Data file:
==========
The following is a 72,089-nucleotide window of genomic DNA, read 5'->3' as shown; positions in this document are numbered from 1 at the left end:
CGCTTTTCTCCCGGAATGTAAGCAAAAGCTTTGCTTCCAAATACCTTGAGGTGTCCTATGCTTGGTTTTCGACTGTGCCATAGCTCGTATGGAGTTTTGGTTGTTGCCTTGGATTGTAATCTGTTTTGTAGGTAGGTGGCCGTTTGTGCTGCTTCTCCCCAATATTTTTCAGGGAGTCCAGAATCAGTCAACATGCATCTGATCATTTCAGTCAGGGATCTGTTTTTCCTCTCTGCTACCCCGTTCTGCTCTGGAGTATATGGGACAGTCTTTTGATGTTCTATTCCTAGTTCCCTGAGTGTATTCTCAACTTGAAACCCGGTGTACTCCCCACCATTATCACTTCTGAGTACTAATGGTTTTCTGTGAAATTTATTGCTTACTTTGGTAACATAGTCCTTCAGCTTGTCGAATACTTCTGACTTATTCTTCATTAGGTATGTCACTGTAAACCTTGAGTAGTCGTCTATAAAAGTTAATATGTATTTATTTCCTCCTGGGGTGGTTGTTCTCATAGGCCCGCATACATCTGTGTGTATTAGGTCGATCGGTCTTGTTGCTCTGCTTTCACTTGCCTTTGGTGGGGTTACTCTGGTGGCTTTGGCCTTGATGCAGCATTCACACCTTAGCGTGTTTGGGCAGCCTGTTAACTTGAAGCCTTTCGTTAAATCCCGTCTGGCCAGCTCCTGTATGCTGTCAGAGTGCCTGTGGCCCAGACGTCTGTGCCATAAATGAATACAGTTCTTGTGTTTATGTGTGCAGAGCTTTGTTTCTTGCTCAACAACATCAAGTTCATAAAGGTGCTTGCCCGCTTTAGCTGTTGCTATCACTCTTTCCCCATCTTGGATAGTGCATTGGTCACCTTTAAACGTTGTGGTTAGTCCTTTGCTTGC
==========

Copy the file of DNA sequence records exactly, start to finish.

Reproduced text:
The following is a 72,089-nucleotide window of genomic DNA, read 5'->3' as shown; positions in this document are numbered from 1 at the left end:
CGCTTTTCTCCCGGAATGTAAGCAAAAGCTTTGCTTCCAAATACCTTGAGGTGTCCTATGCTTGGTTTTCGACTGTGCCATAGCTCGTATGGAGTTTTGGTTGTTGCCTTGGATTGTAATCTGTTTTGTAGGTAGGTGGCCGTTTGTGCTGCTTCTCCCCAATATTTTTCAGGGAGTCCAGAATCAGTCAACATGCATCTGATCATTTCAGTCAGGGATCTGTTTTTCCTCTCTGCTACCCCGTTCTGCTCTGGAGTATATGGGACAGTCTTTTGATGTTCTATTCCTAGTTCCCTGAGTGTATTCTCAACTTGAAACCCGGTGTACTCCCCACCATTATCACTTCTGAGTACTAATGGTTTTCTGTGAAATTTATTGCTTACTTTGGTAACATAGTCCTTCAGCTTGTCGAATACTTCTGACTTATTCTTCATTAGGTATGTCACTGTAAACCTTGAGTAGTCGTCTATAAAAGTTAATATGTATTTATTTCCTCCTGGGGTGGTTGTTCTCATAGGCCCGCATACATCTGTGTGTATTAGGTCGATCGGTCTTGTTGCTCTGCTTTCACTTGCCTTTGGTGGGGTTACTCTGGTGGCTTTGGCCTTGATGCAGCATTCACACCTTAGCGTGTTTGGGCAGCCTGTTAACTTGAAGCCTTTCGTTAAATCCCGTCTGGCCAGCTCCTGTATGCTGTCAGAGTGCCTGTGGCCCAGACGTCTGTGCCATAAATGAATACAGTTCTTGTGTTTATGTGTGCAGAGCTTTGTTTCTTGCTCAACAACATCAAGTTCATAAAGGTGCTTGCCCGCTTTAGCTGTTGCTATCACTCTTTCCCCATCTTGGATAGTGCATTGGTCACCTTTAAACGTTGTGGTTAGTCCTTTGCTTGC